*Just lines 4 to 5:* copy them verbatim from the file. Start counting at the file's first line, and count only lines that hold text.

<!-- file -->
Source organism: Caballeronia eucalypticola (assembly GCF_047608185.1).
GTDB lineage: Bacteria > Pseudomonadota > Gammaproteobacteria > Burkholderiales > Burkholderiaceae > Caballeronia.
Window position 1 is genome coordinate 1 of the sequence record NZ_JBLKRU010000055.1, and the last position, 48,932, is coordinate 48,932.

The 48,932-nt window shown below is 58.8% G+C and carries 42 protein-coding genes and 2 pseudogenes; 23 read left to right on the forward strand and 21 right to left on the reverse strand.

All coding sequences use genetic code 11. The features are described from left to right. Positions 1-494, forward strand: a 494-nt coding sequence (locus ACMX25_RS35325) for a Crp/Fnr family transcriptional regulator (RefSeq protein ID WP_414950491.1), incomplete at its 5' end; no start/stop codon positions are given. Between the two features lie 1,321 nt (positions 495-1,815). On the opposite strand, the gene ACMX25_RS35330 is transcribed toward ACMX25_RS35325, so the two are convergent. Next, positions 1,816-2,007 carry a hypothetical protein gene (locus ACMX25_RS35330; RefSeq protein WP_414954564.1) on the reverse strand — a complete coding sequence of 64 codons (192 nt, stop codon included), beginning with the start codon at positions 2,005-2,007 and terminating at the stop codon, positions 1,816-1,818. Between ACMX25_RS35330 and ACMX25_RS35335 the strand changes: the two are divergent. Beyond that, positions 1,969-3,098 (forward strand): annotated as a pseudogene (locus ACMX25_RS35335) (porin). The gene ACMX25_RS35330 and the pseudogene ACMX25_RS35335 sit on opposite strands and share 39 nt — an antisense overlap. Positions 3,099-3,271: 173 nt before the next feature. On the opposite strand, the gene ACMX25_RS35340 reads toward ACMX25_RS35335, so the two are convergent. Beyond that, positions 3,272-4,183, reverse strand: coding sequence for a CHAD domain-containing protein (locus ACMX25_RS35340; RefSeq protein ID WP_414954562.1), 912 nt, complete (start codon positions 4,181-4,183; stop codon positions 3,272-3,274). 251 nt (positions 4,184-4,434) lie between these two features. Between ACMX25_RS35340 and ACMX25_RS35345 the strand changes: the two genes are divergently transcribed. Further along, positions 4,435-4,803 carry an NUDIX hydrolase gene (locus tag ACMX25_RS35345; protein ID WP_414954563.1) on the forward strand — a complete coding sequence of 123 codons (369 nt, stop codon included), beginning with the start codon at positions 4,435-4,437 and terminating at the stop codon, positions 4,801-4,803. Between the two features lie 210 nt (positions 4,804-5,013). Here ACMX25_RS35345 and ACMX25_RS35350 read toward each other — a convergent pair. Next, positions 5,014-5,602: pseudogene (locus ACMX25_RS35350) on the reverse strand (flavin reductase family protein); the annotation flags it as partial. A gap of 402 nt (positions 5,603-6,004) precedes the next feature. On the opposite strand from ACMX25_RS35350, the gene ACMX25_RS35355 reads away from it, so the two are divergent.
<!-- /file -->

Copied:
The 48,932-nt window shown below is 58.8% G+C and carries 42 protein-coding genes and 2 pseudogenes; 23 read left to right on the forward strand and 21 right to left on the reverse strand.

All coding sequences use genetic code 11. The features are described from left to right. Positions 1-494, forward strand: a 494-nt coding sequence (locus ACMX25_RS35325) for a Crp/Fnr family transcriptional regulator (RefSeq protein ID WP_414950491.1), incomplete at its 5' end; no start/stop codon positions are given. Between the two features lie 1,321 nt (positions 495-1,815). On the opposite strand, the gene ACMX25_RS35330 is transcribed toward ACMX25_RS35325, so the two are convergent. Next, positions 1,816-2,007 carry a hypothetical protein gene (locus ACMX25_RS35330; RefSeq protein WP_414954564.1) on the reverse strand — a complete coding sequence of 64 codons (192 nt, stop codon included), beginning with the start codon at positions 2,005-2,007 and terminating at the stop codon, positions 1,816-1,818. Between ACMX25_RS35330 and ACMX25_RS35335 the strand changes: the two are divergent. Beyond that, positions 1,969-3,098 (forward strand): annotated as a pseudogene (locus ACMX25_RS35335) (porin). The gene ACMX25_RS35330 and the pseudogene ACMX25_RS35335 sit on opposite strands and share 39 nt — an antisense overlap. Positions 3,099-3,271: 173 nt before the next feature. On the opposite strand, the gene ACMX25_RS35340 reads toward ACMX25_RS35335, so the two are convergent. Beyond that, positions 3,272-4,183, reverse strand: coding sequence for a CHAD domain-containing protein (locus ACMX25_RS35340; RefSeq protein ID WP_414954562.1), 912 nt, complete (start codon positions 4,181-4,183; stop codon positions 3,272-3,274). 251 nt (positions 4,184-4,434) lie between these two features. Between ACMX25_RS35340 and ACMX25_RS35345 the strand changes: the two genes are divergently transcribed. Further along, positions 4,435-4,803 carry an NUDIX hydrolase gene (locus tag ACMX25_RS35345; protein ID WP_414954563.1) on the forward strand — a complete coding sequence of 123 codons (369 nt, stop codon included), beginning with the start codon at positions 4,435-4,437 and terminating at the stop codon, positions 4,801-4,803. Between the two features lie 210 nt (positions 4,804-5,013). Here ACMX25_RS35345 and ACMX25_RS35350 read toward each other — a convergent pair. Next, positions 5,014-5,602: pseudogene (locus ACMX25_RS35350) on the reverse strand (flavin reductase family protein); the annotation flags it as partial. A gap of 402 nt (positions 5,603-6,004) precedes the next feature. On the opposite strand from ACMX25_RS35350, the gene ACMX25_RS35355 reads away from it, so the two are divergent.